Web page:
Hemodialysis is a therapy that filters waste, removes extra fluid and balances electrolytes (sodium, potassium, bicarbonate, chloride, calcium, magnesium and phosphate).
In hemodialysis, blood is removed from the body and filtered through a man-made membrane called a dialyzer, or artificial kidney, and then the filtered blood is returned to the body.
The average person has about 5 litres of blood; during dialysis only 200ml (about two cups) is outside of the body at a time.
To perform hemodialysis there needs to be an access created to get the blood from the body to the dialyzer and back to the body.
The dialyzer is the key to hemodialysis. The dialyzer is called the artificial kidney because it filters the blood — a job the kidneys used to do.
The dialyzer is a hollow plastic tube about a foot long and three inches in diameter that contains many tiny filters.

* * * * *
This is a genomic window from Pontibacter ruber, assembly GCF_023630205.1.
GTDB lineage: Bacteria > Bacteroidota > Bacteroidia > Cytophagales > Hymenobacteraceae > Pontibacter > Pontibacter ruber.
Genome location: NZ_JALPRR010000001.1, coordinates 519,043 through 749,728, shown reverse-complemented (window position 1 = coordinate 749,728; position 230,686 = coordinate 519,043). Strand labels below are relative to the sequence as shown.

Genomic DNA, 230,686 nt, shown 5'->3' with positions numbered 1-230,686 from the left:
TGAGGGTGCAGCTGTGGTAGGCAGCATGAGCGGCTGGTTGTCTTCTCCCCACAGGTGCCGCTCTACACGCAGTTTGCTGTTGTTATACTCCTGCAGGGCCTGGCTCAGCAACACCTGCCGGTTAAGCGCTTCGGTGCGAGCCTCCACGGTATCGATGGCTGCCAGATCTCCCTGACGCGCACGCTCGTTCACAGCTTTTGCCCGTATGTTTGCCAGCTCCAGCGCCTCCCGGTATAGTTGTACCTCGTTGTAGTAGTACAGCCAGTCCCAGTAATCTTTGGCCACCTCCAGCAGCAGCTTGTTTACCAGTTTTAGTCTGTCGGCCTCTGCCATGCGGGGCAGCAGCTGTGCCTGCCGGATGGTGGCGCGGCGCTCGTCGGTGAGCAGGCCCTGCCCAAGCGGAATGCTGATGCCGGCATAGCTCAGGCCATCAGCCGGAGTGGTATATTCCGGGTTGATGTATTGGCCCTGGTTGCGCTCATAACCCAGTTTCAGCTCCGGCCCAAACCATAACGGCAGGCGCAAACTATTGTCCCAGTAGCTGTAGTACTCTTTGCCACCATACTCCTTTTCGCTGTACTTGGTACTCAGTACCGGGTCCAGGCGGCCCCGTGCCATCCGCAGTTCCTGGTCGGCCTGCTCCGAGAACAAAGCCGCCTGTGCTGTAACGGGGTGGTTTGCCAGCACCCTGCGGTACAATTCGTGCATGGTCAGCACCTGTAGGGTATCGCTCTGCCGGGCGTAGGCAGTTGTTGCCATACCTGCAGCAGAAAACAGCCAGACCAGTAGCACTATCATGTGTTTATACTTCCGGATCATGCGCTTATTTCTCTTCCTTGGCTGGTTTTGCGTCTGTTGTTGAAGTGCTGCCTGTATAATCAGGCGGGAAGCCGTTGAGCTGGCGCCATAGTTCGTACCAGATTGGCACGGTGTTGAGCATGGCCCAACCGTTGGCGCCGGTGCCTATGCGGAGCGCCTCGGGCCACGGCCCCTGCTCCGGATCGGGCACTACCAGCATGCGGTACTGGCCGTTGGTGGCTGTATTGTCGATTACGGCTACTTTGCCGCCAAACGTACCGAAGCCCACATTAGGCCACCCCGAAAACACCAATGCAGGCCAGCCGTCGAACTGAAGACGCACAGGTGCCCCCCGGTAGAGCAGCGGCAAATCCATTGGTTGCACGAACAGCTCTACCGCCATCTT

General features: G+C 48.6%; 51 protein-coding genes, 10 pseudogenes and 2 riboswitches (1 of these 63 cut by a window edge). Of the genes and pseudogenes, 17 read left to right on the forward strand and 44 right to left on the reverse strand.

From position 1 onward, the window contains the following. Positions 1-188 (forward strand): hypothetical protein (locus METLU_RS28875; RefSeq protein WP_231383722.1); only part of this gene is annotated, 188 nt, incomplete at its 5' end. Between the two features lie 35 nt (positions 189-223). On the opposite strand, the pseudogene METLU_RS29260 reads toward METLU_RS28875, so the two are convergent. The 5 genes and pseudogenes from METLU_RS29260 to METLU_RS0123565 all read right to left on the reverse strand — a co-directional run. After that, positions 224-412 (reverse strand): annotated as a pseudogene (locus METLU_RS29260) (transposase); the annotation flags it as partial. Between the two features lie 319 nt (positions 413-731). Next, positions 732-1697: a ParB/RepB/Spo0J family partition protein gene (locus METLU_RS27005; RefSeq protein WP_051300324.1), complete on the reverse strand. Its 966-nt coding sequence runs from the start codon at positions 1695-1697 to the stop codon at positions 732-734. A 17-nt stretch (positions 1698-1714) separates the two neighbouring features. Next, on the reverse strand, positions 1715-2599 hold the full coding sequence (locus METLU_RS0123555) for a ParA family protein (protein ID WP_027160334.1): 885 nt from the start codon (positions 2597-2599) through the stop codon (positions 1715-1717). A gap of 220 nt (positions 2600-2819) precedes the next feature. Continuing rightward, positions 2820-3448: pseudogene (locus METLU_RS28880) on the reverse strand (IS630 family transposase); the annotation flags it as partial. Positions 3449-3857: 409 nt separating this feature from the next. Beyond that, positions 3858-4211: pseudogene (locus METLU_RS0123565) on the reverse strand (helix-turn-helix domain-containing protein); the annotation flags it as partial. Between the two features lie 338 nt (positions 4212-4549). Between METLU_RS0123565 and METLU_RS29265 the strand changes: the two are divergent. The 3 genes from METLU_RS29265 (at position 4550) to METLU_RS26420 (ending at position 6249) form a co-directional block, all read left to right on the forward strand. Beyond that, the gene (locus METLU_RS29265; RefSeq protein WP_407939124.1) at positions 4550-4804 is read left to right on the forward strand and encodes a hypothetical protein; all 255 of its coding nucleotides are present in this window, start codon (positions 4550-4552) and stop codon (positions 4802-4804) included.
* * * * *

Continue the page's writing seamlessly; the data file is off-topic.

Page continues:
There are two sections in the dialyzer; the section for dialysate and the section for the blood.
The two sections are divided by a semipermeable membrane so that they don’t mix together.
A semipermeable membrane has microscopic holes that allow only some substances to cross the membrane.
Because it is semipermeable, the membrane allows water and waste to pass through, but does not allow blood cells to pass through.
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